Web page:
- Darwinia - Text by M. Alan Kazlev
Planet in NuiHibbert Sector, Zoeific Biopolity.
- Darwinian AI - Text by Peter Kisner
AIs that follow a darwinian route of evolution or self-evolution. Darwinian AI have usually small (in some cases large) probably random changes from generation to generation and "improve" or specialize to fit their environment over many generations. Contrast this with Lamarkian AI.
- Evolution (biology)
- Evolution (esoterics)
- Evolution (philosophy)
- Evolution (sophontology)
- Evolutionarily Stable Strategy - Text by Anders Sandberg in his Transhumanist Terminology
Strategy which remains the most optimal even when there are a small number of individuals using other strategies in the population.
- Evolutionary Track - Text by M. Alan Kazlev
The change in location of a star on the Hertzsprung - Russell (H-R) Diagram. As a star ages and evolves, you can trace out its history on the H-R diagram.
- Evolutionary Tree - Text by M. Alan Kazlev
Phylogenetic or cladistic diagram tracing ancestry-descent, branching, cross-links of genetic/informational and morphotypic exchange, and other factors in order to provide a complete and usually multi-parameter diagram of the evolutionary history of any taxon. A beautiful collection of evolutionary trees can be seen in the great Phylogeny Orbitals of Darwinia (NuiHibbert Sector, Zoeific Biopolity).
- Lamarckian Evolution - Text by Peter Kisner
Evolution through acquired characteristics. The concept was named after the early Industrial Age Old Earth scientist and evolutionist Jean Baptiste Lamarck, who explored the idea in detail, although the fundmental idea is not original to him. He thought to explain long term evolutionary change through this mechanism; a process where characteristics acquired by the parent are passed on to the child (i.e. giraffe ancestors stretched their necks more and more, passing on their long necks to their children). It was subsequently shown (Middle Industrial to Atomic Age Old Earth) shown that the mainspring of Terragen biotic evolution was actually the result of Darwinian selection and Mendelian inheritance; even though some traits are inherited in a Lamarckian fashion through epigenetic effects and have an effect from generation to generation they do not account for speciation.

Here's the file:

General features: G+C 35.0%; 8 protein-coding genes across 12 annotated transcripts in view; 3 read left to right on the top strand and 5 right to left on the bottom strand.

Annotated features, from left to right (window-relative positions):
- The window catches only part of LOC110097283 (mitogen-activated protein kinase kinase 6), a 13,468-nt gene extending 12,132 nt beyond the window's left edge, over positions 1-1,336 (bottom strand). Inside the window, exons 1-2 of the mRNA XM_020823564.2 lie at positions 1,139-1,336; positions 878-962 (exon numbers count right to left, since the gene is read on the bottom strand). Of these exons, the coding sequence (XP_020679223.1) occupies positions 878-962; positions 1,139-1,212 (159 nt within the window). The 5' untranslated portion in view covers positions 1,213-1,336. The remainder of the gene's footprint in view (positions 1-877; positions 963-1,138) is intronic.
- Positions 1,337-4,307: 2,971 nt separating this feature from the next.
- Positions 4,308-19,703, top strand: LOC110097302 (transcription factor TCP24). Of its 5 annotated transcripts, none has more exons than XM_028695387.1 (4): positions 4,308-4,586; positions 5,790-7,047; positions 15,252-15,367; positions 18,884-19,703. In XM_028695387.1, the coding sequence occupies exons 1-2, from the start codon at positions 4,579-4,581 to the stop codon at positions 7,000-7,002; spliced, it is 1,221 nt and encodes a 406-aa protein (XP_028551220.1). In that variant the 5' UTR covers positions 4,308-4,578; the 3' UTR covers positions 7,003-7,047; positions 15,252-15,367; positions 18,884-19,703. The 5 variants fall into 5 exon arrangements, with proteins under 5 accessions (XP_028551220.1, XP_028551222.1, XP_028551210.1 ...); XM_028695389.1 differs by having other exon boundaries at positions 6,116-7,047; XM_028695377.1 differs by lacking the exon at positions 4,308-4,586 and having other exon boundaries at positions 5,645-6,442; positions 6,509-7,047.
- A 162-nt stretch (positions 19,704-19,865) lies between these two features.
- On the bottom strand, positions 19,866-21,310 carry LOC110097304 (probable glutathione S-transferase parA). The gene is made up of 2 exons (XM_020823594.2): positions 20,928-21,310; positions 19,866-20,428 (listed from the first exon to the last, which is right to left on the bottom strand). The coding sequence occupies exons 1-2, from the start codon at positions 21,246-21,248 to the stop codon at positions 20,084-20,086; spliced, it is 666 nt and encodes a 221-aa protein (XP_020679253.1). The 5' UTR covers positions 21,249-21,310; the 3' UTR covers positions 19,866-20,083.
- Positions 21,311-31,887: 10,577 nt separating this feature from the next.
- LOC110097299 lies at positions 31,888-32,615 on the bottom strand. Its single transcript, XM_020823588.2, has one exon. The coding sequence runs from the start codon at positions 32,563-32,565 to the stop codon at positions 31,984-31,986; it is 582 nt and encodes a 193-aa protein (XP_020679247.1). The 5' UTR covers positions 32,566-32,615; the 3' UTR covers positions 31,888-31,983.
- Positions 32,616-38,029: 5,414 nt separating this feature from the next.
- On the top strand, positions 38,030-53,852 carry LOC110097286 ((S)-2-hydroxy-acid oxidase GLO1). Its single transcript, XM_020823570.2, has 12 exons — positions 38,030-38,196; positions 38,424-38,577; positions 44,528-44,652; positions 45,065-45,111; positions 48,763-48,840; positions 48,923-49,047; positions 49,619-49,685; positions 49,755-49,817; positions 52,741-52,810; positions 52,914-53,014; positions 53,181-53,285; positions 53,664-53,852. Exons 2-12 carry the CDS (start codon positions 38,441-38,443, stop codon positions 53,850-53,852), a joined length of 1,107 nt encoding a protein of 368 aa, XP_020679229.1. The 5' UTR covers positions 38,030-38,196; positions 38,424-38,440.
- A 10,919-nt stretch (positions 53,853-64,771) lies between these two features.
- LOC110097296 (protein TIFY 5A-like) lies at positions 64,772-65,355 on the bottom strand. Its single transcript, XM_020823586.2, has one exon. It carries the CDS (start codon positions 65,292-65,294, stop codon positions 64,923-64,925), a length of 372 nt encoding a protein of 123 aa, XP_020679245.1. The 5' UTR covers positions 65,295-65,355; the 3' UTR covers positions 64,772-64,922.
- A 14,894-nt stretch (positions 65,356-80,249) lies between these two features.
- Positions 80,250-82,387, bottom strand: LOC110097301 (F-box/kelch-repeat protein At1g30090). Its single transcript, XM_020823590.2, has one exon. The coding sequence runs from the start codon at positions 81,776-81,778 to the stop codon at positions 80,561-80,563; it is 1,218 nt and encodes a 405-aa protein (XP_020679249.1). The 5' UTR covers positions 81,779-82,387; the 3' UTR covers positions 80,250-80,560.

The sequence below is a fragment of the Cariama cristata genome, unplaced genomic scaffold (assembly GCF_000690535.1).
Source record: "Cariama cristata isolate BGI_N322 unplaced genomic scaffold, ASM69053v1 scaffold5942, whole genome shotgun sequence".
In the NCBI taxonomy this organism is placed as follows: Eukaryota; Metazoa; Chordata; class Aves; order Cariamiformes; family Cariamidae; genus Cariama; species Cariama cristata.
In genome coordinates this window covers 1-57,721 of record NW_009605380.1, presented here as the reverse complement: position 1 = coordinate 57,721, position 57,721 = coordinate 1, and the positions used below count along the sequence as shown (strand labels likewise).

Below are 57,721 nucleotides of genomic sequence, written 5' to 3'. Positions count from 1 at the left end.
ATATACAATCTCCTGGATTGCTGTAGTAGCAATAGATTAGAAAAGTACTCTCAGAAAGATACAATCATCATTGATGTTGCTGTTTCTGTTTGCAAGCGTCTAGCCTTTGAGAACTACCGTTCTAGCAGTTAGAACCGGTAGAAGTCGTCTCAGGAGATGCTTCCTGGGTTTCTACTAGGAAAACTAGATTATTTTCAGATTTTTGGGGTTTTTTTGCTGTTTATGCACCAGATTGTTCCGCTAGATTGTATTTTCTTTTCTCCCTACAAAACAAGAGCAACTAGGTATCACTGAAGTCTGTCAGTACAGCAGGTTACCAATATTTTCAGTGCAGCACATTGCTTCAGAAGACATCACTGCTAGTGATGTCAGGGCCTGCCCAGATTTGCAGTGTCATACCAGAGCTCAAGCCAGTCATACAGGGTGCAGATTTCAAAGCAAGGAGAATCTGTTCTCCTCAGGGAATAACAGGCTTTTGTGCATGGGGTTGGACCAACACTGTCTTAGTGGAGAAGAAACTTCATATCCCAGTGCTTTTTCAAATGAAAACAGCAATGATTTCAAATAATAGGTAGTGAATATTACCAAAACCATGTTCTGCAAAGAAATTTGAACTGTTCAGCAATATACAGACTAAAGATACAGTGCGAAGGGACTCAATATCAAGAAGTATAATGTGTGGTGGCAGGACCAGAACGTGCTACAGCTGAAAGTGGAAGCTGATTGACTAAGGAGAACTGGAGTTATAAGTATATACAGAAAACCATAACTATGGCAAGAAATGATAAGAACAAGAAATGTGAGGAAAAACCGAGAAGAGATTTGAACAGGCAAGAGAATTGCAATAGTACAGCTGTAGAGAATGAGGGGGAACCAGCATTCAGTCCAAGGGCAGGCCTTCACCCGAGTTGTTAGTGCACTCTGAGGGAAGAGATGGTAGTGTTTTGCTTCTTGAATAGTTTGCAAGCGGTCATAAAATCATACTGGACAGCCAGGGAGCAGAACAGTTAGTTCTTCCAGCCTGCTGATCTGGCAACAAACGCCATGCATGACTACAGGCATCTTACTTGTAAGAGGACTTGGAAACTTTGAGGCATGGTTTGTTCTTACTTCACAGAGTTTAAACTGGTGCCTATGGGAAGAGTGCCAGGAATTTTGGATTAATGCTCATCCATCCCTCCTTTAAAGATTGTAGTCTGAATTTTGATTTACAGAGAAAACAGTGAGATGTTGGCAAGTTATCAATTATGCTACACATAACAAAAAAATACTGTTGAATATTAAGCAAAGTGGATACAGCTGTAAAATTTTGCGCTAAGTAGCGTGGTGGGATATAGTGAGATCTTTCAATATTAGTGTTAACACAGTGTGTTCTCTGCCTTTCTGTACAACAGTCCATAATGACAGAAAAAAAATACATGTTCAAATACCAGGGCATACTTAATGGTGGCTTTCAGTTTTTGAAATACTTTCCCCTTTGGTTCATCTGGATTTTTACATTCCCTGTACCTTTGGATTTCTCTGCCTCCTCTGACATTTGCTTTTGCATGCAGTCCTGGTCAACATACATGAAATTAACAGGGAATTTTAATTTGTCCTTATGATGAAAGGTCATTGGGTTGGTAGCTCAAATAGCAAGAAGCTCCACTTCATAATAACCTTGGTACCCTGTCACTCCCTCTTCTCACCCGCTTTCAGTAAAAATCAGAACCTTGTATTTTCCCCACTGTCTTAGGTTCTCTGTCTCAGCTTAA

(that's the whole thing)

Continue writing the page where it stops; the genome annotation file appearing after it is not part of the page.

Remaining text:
Lamarckian Evolution in the case of AIs and even some highly reactive neogen biont clades is a valid description of their modes of longer term generational change.
- Megaevolution - Text by M. Alan Kazlev
Dramatic evolutionary change, for example the appearance of new phyla or even kingdoms of organisms. An example is the Cambrian explosion on old Earth. Natural megaevolution only occurs infrequently (often no more than once or several times on a Garden World), but gengineers and biosculptors frequently create radical new organisms by biotech and bionano means.
- Microevolution - Text by M. Alan Kazlev
Morphologic change through natural selection within a species, leading eventually to the evolution of a new species. Most common through genetic drift of small populations on individual habitats. Wild bionano can also encourage microevolution, even among large population pools. Microevolution eventually results in macroevolution.